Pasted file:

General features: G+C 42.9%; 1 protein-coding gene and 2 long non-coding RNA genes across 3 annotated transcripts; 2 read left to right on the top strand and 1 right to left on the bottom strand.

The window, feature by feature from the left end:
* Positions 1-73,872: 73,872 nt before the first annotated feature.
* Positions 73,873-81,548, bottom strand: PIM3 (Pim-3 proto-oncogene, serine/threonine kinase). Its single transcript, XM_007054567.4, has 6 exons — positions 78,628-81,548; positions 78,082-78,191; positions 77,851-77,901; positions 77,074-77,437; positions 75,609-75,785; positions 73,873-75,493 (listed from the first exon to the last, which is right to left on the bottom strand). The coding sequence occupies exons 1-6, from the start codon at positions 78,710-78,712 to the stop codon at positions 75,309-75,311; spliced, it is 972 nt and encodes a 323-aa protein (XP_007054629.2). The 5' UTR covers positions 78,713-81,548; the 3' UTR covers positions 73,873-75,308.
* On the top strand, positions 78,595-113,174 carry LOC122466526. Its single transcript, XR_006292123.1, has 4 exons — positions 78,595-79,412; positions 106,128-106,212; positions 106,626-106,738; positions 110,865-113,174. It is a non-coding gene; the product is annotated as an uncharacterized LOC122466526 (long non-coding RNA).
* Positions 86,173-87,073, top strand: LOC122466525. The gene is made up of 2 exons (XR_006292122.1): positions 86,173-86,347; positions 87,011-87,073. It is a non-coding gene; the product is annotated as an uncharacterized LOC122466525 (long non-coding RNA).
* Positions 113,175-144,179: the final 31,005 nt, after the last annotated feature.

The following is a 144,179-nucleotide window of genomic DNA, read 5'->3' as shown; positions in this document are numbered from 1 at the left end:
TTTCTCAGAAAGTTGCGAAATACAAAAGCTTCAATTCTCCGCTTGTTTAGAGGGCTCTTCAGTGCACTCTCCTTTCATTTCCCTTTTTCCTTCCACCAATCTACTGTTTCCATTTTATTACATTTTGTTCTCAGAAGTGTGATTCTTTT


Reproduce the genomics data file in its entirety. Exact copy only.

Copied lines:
General features: G+C 42.9%; 1 protein-coding gene and 2 long non-coding RNA genes across 3 annotated transcripts; 2 read left to right on the top strand and 1 right to left on the bottom strand.

The window, feature by feature from the left end:
* Positions 1-73,872: 73,872 nt before the first annotated feature.
* Positions 73,873-81,548, bottom strand: PIM3 (Pim-3 proto-oncogene, serine/threonine kinase). Its single transcript, XM_007054567.4, has 6 exons — positions 78,628-81,548; positions 78,082-78,191; positions 77,851-77,901; positions 77,074-77,437; positions 75,609-75,785; positions 73,873-75,493 (listed from the first exon to the last, which is right to left on the bottom strand). The coding sequence occupies exons 1-6, from the start codon at positions 78,710-78,712 to the stop codon at positions 75,309-75,311; spliced, it is 972 nt and encodes a 323-aa protein (XP_007054629.2). The 5' UTR covers positions 78,713-81,548; the 3' UTR covers positions 73,873-75,308.
* On the top strand, positions 78,595-113,174 carry LOC122466526. Its single transcript, XR_006292123.1, has 4 exons — positions 78,595-79,412; positions 106,128-106,212; positions 106,626-106,738; positions 110,865-113,174. It is a non-coding gene; the product is annotated as an uncharacterized LOC122466526 (long non-coding RNA).
* Positions 86,173-87,073, top strand: LOC122466525. The gene is made up of 2 exons (XR_006292122.1): positions 86,173-86,347; positions 87,011-87,073. It is a non-coding gene; the product is annotated as an uncharacterized LOC122466525 (long non-coding RNA).
* Positions 113,175-144,179: the final 31,005 nt, after the last annotated feature.

The following is a 144,179-nucleotide window of genomic DNA, read 5'->3' as shown; positions in this document are numbered from 1 at the left end:
TTTCTCAGAAAGTTGCGAAATACAAAAGCTTCAATTCTCCGCTTGTTTAGAGGGCTCTTCAGTGCACTCTCCTTTCATTTCCCTTTTTCCTTCCACCAATCTACTGTTTCCATTTTATTACATTTTGTTCTCAGAAGTGTGATTCTTTT